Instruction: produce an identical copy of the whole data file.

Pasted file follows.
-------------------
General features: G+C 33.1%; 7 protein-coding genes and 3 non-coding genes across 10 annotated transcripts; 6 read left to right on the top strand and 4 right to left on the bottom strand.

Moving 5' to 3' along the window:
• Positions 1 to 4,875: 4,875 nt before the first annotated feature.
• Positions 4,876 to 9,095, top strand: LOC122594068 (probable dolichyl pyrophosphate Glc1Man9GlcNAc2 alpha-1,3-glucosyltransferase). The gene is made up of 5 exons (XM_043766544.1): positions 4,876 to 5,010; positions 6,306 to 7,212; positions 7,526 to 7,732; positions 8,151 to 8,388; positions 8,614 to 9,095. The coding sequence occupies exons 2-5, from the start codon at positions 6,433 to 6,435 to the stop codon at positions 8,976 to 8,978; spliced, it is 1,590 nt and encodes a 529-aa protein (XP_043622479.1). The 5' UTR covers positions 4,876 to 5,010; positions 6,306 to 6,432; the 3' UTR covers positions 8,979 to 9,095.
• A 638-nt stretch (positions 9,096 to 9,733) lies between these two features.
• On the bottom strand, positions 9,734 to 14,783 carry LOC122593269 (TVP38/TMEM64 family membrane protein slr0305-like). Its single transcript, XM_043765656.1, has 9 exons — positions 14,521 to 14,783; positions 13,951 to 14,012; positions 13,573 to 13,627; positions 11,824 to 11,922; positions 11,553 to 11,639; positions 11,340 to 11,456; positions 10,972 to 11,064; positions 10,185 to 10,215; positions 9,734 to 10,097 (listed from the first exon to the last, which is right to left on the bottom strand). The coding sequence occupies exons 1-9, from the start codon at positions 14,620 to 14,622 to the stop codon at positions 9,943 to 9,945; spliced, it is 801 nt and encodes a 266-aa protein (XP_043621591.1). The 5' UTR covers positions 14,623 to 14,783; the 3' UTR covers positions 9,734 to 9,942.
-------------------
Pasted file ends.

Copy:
General features: G+C 33.1%; 7 protein-coding genes and 3 non-coding genes across 10 annotated transcripts; 6 read left to right on the top strand and 4 right to left on the bottom strand.

Moving 5' to 3' along the window:
• Positions 1 to 4,875: 4,875 nt before the first annotated feature.
• Positions 4,876 to 9,095, top strand: LOC122594068 (probable dolichyl pyrophosphate Glc1Man9GlcNAc2 alpha-1,3-glucosyltransferase). The gene is made up of 5 exons (XM_043766544.1): positions 4,876 to 5,010; positions 6,306 to 7,212; positions 7,526 to 7,732; positions 8,151 to 8,388; positions 8,614 to 9,095. The coding sequence occupies exons 2-5, from the start codon at positions 6,433 to 6,435 to the stop codon at positions 8,976 to 8,978; spliced, it is 1,590 nt and encodes a 529-aa protein (XP_043622479.1). The 5' UTR covers positions 4,876 to 5,010; positions 6,306 to 6,432; the 3' UTR covers positions 8,979 to 9,095.
• A 638-nt stretch (positions 9,096 to 9,733) lies between these two features.
• On the bottom strand, positions 9,734 to 14,783 carry LOC122593269 (TVP38/TMEM64 family membrane protein slr0305-like). Its single transcript, XM_043765656.1, has 9 exons — positions 14,521 to 14,783; positions 13,951 to 14,012; positions 13,573 to 13,627; positions 11,824 to 11,922; positions 11,553 to 11,639; positions 11,340 to 11,456; positions 10,972 to 11,064; positions 10,185 to 10,215; positions 9,734 to 10,097 (listed from the first exon to the last, which is right to left on the bottom strand). The coding sequence occupies exons 1-9, from the start codon at positions 14,620 to 14,622 to the stop codon at positions 9,943 to 9,945; spliced, it is 801 nt and encodes a 266-aa protein (XP_043621591.1). The 5' UTR covers positions 14,623 to 14,783; the 3' UTR covers positions 9,734 to 9,942.